None of the adults in our 2017 crew attended PASS at Philmont. One guy did it locally. I wish he would have gone to the real deal, as he filtered much of the info through his prior experiences, which were not remotely comparable. Short version, he ended up making a few poor gear choices based on false assumptions. We tried to reason with him, be he wouldn't listen. End result, we all had a good trek, but he said he would have been a lot more comfortable had he listened. I think spending time on actual Philmont trails during PASS would have brought a lot of clarity to him. The local PASS training just couldn't bridge that gap for him.
Even though I've been to Philmont twice I would love to do PASS at the ranch. It would be a great experience, I'm sure. Too bad life and other commitments likely mean I'll never do it. 
Honestly, just hoping I can make at least one more trek before I'm done. 

What poor choices did he make?

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48 minutes ago, 69RoadRunner said:

What poor choices did he make?

Taking things that were bigger and heavier than necessary. For example, I think his 75L pack itself weighed 6.5 Lb empty. No one needs a 75L pack at Philmont, let alone one that is so heavy.
Or taking things he just didn't need, like two trekking poles. He only used one and carried the other the whole trek.
Or his mess kit that he hauled around, even though he only used the plate.

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75 pound packs?  Our "target" at Philmont was 40 (not including shared cooking gear I think, although my memories of 1974 have faded a bit.)  I understand the more typical weight these days is 50, which sounds like enough to me.  (When I went I weighed about 145 pounds, so the idea of a 75 pound pack seems a little ridiculous.)

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1 minute ago, NJCubScouter said:

75 pound packs? 

Nope. 75 Liters. He was probably closer to 55-60Lb.
Still way too heavy for us old, out of shape guys, but not 75 Lb. :)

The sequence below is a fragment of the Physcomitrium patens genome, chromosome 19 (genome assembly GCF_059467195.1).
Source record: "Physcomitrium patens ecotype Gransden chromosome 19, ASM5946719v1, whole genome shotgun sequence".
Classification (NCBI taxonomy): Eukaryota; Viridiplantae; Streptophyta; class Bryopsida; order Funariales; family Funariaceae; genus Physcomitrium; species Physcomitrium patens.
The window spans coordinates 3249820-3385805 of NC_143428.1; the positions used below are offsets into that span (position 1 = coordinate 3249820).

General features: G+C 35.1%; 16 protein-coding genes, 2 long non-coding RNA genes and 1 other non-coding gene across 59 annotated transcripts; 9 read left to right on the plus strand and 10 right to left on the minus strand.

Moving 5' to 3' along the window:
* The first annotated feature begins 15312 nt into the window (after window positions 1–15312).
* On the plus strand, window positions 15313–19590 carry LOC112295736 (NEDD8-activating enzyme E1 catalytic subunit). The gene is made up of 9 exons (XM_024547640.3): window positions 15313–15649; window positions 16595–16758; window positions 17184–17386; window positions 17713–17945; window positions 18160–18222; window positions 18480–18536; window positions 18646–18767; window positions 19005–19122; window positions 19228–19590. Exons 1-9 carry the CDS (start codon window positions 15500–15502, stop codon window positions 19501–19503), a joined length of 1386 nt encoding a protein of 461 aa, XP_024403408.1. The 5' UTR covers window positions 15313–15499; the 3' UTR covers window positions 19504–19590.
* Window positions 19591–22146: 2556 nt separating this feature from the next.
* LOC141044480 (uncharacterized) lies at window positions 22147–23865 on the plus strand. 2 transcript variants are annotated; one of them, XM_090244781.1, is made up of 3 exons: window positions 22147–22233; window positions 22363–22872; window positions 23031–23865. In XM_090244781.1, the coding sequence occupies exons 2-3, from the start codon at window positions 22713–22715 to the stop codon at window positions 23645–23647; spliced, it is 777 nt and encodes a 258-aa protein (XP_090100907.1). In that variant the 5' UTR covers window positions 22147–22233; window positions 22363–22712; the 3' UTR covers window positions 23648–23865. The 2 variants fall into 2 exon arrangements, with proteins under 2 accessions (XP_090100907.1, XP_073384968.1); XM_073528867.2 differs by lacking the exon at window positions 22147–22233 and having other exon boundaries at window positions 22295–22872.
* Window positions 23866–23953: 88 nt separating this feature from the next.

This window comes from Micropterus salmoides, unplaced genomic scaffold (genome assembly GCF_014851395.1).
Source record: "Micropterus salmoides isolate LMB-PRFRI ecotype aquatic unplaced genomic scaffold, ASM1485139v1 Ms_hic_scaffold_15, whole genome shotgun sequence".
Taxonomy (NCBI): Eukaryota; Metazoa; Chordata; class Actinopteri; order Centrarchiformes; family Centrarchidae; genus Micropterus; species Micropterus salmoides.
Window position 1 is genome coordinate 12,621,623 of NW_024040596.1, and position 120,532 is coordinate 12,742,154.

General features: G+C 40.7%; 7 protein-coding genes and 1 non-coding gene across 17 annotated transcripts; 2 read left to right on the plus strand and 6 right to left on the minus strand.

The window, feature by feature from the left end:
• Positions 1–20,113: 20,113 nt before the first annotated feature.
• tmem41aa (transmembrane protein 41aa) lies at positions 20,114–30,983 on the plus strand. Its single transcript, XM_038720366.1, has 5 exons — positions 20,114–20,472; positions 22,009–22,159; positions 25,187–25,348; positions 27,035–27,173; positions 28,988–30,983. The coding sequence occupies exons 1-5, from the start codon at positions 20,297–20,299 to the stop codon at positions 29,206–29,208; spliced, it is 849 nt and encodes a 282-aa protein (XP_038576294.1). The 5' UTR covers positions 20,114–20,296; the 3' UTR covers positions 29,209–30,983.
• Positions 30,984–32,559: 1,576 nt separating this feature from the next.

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3 minutes ago, Gear-Report said:

Nope. 75 Liters. He was probably closer to 55-60Lb.
Still way too heavy for us old, out of shape guys, but not 75 Lb. :)

Oh!  Liters.  Liters?  Are we in America here or what?  :D

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Wait a second.  Isn't a liter a unit of volume, rather than weight?  Shouldn't that be Kg if we are being metric here?  I know a liter is about a quart, and I know we didn't measure what we were carrying at Philmont in quarts.  :)

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On 10/28/2017 at 6:06 PM, desertrat77 said:

Ajax:  we used tetrox, which was applied in the same manner.  We were warned about the gastrointestinal danger of even a little bit getting into the food. 

Also known as the tetrox trots

When I was enduring the cubs program and trying to not let my head explode, we were going to cook spaghetti for the den on an outing (family camping!!!) and heat the large pot on the fire.  Guy whose pot is was got concerned about soot.  Said let's soap the pot...crickets from the group.  I told them to hang on, put on liquid dish soap, heated it, did a second coat, then we boiled and ate.  It was like I was a wizard as the black soot on the bottom just washed away.

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An older scout in our troop said on his Philmont trip the previous Scoutmaster had a pack that weighed 70 pounds, fully loaded. I had to wonder if he packed a dutch oven. 

After meeting him, I'm impressed that he made it. 

My goal is to teach less weight = more happiness.